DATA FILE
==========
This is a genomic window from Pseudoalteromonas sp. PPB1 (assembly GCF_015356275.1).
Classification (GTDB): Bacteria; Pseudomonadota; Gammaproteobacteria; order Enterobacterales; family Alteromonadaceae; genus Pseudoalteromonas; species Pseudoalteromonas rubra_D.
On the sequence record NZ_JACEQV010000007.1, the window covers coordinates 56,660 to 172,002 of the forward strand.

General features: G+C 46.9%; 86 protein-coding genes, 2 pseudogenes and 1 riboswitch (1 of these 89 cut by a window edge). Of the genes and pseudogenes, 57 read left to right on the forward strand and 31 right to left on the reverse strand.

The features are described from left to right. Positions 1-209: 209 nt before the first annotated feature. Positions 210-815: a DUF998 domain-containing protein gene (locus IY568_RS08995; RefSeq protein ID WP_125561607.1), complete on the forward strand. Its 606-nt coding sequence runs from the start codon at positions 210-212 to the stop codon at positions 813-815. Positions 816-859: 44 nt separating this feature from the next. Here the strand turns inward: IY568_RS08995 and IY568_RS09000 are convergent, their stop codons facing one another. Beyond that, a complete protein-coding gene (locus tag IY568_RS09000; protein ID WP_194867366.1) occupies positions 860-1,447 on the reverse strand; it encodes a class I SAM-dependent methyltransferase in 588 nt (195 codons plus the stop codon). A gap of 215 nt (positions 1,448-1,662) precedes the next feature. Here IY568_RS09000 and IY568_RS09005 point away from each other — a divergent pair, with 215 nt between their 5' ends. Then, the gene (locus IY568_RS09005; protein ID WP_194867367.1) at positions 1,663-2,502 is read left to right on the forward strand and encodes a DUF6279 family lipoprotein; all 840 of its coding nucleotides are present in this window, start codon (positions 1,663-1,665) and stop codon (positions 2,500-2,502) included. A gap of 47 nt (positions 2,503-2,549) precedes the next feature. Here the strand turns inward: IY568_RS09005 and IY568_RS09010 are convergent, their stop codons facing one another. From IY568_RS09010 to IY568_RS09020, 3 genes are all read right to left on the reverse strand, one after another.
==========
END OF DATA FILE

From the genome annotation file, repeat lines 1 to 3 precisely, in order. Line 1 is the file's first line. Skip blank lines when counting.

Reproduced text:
This is a genomic window from Pseudoalteromonas sp. PPB1 (assembly GCF_015356275.1).
Classification (GTDB): Bacteria; Pseudomonadota; Gammaproteobacteria; order Enterobacterales; family Alteromonadaceae; genus Pseudoalteromonas; species Pseudoalteromonas rubra_D.
On the sequence record NZ_JACEQV010000007.1, the window covers coordinates 56,660 to 172,002 of the forward strand.